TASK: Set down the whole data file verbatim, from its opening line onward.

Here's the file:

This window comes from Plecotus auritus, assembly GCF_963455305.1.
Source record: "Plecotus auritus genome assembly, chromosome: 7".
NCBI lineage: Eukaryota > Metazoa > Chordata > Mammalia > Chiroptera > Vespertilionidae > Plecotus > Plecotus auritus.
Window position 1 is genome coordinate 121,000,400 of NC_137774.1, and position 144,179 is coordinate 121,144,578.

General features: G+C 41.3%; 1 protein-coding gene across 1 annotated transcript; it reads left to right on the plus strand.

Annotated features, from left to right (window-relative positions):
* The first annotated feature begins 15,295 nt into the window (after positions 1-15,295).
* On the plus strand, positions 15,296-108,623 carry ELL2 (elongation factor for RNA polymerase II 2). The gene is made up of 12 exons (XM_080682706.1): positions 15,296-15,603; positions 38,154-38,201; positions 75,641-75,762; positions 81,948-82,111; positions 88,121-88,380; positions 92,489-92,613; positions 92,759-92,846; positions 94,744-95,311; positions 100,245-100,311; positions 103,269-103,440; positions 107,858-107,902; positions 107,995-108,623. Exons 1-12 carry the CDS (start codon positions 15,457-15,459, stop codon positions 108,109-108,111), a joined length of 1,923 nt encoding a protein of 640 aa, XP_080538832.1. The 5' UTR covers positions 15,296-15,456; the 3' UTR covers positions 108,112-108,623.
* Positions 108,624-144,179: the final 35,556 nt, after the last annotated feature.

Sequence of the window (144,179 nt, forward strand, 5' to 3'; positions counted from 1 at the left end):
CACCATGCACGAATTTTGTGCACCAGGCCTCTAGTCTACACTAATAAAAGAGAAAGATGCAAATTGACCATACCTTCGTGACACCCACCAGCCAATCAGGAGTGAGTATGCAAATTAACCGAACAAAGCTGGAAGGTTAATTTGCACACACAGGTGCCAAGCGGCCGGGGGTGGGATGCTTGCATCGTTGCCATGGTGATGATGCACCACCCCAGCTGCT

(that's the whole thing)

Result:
This window comes from Plecotus auritus, assembly GCF_963455305.1.
Source record: "Plecotus auritus genome assembly, chromosome: 7".
NCBI lineage: Eukaryota > Metazoa > Chordata > Mammalia > Chiroptera > Vespertilionidae > Plecotus > Plecotus auritus.
Window position 1 is genome coordinate 121,000,400 of NC_137774.1, and position 144,179 is coordinate 121,144,578.

General features: G+C 41.3%; 1 protein-coding gene across 1 annotated transcript; it reads left to right on the plus strand.

Annotated features, from left to right (window-relative positions):
* The first annotated feature begins 15,295 nt into the window (after positions 1-15,295).
* On the plus strand, positions 15,296-108,623 carry ELL2 (elongation factor for RNA polymerase II 2). The gene is made up of 12 exons (XM_080682706.1): positions 15,296-15,603; positions 38,154-38,201; positions 75,641-75,762; positions 81,948-82,111; positions 88,121-88,380; positions 92,489-92,613; positions 92,759-92,846; positions 94,744-95,311; positions 100,245-100,311; positions 103,269-103,440; positions 107,858-107,902; positions 107,995-108,623. Exons 1-12 carry the CDS (start codon positions 15,457-15,459, stop codon positions 108,109-108,111), a joined length of 1,923 nt encoding a protein of 640 aa, XP_080538832.1. The 5' UTR covers positions 15,296-15,456; the 3' UTR covers positions 108,112-108,623.
* Positions 108,624-144,179: the final 35,556 nt, after the last annotated feature.

Sequence of the window (144,179 nt, forward strand, 5' to 3'; positions counted from 1 at the left end):
CACCATGCACGAATTTTGTGCACCAGGCCTCTAGTCTACACTAATAAAAGAGAAAGATGCAAATTGACCATACCTTCGTGACACCCACCAGCCAATCAGGAGTGAGTATGCAAATTAACCGAACAAAGCTGGAAGGTTAATTTGCACACACAGGTGCCAAGCGGCCGGGGGTGGGATGCTTGCATCGTTGCCATGGTGATGATGCACCACCCCAGCTGCT